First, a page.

David Dietze, chairman of the company, which is now based in Westport, Conn., said he had no records or direct knowledge of any contracts with the Philippine oil company, nor knowledge of any improper payments. He said the company had dealings with the Philippines in the late 1970s, before he became chairman, through a Manila shipping broker.

He said he understood that besides the standard broker's commission, "all charters to the Philippines for years and years (also) had an address commission," which he recalled was "about 5 percent."

A spokeswoman for the Association of Ship Brokers and Agents, a U.S. trade association based in New York, said address commissions are sometimes used in the industry and are paid by the shipowner to the customer chartering the ship as a rebate. She said the size of such commissions varies.

Investigators also are looking into allegations that the Philippine National Oil Co., like all other Philippine government corporations, was forced to overspend on insurance, with payments going to a company owned by another close associate of Marcos, Roberto Benedicto. In 1975, the Marcos government, which required all state corporations to buy insurance from a government insurance service, allowed Benedicto's Integral Factors Corp. to act as its insurance agent.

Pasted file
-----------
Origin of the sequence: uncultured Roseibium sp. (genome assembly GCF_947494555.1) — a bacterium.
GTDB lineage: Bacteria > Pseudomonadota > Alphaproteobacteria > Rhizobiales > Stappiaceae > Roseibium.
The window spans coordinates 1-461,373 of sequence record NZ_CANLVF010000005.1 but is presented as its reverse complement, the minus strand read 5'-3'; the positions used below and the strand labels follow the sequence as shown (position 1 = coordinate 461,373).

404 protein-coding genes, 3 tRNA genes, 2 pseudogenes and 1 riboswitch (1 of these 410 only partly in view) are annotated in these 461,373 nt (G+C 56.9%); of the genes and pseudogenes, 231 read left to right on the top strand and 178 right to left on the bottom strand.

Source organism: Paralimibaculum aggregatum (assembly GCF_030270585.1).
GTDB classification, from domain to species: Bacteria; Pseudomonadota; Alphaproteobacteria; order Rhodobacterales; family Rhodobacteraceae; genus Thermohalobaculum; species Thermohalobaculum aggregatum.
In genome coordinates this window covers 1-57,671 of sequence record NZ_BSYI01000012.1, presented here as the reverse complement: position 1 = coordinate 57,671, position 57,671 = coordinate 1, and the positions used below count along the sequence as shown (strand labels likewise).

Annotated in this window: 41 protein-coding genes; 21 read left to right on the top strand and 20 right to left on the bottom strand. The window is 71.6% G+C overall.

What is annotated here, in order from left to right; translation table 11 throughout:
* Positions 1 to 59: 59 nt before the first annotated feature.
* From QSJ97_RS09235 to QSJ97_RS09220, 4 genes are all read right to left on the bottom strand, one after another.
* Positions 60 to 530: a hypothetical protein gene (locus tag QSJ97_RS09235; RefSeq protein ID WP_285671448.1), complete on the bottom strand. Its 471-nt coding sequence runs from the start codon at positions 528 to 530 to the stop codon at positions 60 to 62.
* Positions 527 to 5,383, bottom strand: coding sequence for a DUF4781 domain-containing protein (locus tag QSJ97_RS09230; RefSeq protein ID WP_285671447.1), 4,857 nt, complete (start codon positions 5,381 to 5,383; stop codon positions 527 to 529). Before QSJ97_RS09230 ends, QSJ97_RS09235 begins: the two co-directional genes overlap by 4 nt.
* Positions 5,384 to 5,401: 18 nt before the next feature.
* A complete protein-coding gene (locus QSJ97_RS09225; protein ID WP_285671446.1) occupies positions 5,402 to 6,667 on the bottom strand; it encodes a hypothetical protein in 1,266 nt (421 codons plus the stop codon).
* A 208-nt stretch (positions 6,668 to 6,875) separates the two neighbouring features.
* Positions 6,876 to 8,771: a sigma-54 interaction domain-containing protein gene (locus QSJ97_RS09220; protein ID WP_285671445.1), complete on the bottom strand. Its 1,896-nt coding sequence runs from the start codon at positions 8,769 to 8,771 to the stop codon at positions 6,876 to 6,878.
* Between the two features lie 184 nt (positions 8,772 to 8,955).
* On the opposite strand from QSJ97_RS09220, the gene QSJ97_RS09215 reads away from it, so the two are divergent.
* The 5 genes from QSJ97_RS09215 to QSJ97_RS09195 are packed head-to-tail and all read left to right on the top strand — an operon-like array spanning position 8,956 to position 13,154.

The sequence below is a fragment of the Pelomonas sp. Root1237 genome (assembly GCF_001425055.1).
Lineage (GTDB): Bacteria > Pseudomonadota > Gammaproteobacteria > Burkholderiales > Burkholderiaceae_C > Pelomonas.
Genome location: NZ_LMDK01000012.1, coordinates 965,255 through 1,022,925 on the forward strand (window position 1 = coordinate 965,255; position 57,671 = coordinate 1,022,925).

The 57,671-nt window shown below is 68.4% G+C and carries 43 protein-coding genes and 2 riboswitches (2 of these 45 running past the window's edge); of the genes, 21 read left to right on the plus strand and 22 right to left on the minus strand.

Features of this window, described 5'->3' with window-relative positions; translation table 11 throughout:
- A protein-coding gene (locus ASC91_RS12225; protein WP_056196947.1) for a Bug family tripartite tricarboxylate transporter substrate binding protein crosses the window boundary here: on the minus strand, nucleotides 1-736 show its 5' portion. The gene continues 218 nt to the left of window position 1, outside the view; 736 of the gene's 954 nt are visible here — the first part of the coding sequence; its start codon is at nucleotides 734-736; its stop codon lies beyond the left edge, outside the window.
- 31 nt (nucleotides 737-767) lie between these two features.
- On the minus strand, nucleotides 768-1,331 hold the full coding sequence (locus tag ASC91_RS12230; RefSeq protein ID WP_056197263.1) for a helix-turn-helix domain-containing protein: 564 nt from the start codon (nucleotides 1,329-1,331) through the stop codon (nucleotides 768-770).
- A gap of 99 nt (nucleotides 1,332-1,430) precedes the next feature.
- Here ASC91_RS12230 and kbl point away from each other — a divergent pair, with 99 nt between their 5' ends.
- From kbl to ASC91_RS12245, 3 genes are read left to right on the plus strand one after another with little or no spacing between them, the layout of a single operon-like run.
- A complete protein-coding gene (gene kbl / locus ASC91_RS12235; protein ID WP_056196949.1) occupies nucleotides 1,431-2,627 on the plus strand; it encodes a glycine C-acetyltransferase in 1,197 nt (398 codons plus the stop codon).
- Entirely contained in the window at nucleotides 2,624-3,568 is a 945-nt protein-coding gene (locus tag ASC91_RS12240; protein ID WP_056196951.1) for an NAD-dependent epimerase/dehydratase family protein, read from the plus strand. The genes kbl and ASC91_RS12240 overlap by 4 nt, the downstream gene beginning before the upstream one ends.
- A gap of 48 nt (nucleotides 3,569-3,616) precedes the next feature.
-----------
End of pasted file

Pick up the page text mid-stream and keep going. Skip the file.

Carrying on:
Audit commission chairman Guingona called Benedicto's corporation "a toll gate between the captive government clients and the government" insurance service that squeezed $35 million out of the government corporations. The arrangement, he said, never had been audited in the 10 years of its existence.

In tanker purchases, the commission is investigating whether Velasco's company overspent by tens of millions of dollars when it had five new oil tankers built in Japan in the mid-1970s. "They bought these at a time when there was already a world glut in tankers," said Caltex president Gutierrez.

"We even mentioned to them, 'Why not buy a five-year old tanker?' " he explained. "The going rate for older VLCCs very large crude carriers was $10 to $12 million, and they paid twice that amount."

In recent days, investigators say they have found records of financial transfers from the government oil company to a Hong Kong-registered corporation, Decision Research Management Ltd. That corporation has been identified in press reports as mostly owned by a corporation in Panama, but with symbolic stockholding by two of Velasco's sons.